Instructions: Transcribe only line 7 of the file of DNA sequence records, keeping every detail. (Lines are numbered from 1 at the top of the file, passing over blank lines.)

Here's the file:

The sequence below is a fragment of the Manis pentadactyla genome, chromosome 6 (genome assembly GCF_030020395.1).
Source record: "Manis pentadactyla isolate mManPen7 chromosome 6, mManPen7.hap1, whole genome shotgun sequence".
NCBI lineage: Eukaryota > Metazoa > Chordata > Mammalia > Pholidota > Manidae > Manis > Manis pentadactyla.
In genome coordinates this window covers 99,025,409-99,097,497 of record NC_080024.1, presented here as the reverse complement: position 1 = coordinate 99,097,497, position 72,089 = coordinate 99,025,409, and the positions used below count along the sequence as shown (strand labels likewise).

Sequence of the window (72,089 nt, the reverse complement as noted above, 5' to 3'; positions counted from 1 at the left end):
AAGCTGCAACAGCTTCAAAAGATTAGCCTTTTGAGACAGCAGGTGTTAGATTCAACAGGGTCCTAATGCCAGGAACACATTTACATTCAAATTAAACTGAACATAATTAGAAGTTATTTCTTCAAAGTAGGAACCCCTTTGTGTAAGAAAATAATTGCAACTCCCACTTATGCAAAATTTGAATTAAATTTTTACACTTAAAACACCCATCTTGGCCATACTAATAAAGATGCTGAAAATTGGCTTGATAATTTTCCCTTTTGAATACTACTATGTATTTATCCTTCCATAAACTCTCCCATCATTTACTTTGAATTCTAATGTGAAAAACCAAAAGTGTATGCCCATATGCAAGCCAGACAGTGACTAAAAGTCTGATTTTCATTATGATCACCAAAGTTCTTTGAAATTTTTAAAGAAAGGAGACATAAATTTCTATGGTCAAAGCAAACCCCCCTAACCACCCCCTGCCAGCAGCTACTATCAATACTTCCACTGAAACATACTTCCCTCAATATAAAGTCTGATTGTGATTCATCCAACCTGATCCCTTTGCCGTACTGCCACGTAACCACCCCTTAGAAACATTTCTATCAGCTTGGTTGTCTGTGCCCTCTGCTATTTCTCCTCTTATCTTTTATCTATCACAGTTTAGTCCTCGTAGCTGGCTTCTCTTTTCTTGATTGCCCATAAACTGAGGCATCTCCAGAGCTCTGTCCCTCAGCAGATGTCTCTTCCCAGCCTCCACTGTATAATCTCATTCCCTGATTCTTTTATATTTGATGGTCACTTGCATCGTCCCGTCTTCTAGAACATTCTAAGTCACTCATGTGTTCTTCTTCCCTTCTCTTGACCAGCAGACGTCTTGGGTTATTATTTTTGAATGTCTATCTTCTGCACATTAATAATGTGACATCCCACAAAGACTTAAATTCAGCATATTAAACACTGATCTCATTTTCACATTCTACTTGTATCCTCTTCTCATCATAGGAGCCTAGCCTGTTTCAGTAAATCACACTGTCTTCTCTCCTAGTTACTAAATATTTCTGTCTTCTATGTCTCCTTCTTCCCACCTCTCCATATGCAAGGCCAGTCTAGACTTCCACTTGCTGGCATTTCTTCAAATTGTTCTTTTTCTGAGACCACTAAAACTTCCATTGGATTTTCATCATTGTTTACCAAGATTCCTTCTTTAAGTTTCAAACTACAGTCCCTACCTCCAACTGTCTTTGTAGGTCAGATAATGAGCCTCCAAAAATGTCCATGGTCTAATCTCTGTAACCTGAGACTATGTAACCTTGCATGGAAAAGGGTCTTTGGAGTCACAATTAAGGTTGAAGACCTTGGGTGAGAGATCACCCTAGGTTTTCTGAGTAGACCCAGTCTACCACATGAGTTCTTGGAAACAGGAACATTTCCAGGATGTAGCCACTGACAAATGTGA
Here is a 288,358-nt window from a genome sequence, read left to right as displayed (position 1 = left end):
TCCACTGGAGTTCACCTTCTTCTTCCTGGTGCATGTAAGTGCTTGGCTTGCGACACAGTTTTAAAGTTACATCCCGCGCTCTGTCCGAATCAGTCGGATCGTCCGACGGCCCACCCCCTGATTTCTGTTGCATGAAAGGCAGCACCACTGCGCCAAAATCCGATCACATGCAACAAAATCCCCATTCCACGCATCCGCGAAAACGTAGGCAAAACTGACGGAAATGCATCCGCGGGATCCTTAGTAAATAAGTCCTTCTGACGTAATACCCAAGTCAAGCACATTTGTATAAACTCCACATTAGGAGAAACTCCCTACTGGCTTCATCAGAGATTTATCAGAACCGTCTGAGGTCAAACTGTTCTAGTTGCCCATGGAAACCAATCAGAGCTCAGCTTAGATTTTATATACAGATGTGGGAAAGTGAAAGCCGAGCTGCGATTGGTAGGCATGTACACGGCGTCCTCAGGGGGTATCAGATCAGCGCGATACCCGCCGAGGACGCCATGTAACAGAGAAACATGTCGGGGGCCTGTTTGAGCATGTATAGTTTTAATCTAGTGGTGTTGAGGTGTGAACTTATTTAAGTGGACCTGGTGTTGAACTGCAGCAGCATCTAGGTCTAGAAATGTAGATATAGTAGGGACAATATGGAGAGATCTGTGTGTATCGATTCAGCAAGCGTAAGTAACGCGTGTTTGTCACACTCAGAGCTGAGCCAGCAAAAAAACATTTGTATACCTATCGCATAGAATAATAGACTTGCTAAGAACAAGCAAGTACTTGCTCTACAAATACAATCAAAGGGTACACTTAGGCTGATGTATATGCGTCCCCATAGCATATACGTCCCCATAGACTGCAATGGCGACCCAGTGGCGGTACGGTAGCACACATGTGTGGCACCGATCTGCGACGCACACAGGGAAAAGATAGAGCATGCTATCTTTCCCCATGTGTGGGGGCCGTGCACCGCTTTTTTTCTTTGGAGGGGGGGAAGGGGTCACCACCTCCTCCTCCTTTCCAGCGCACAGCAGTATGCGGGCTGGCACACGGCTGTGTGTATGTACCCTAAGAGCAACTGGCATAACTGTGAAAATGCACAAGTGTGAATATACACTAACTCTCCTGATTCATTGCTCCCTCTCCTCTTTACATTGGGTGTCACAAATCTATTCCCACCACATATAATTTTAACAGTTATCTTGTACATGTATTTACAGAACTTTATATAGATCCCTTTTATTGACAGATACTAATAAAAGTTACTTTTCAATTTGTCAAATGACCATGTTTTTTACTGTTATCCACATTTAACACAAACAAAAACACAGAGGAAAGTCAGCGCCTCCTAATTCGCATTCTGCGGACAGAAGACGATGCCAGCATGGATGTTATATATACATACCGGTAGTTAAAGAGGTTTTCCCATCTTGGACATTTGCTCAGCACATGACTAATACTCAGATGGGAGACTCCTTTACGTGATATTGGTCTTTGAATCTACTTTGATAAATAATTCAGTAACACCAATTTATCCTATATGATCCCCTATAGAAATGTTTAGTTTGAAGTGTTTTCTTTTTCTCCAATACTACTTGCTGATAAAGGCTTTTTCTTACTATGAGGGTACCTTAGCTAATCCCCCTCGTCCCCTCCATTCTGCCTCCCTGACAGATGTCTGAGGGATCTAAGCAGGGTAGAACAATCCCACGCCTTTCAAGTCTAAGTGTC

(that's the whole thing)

Here is a 288,358-nt window from a genome sequence, read left to right as displayed (position 1 = left end):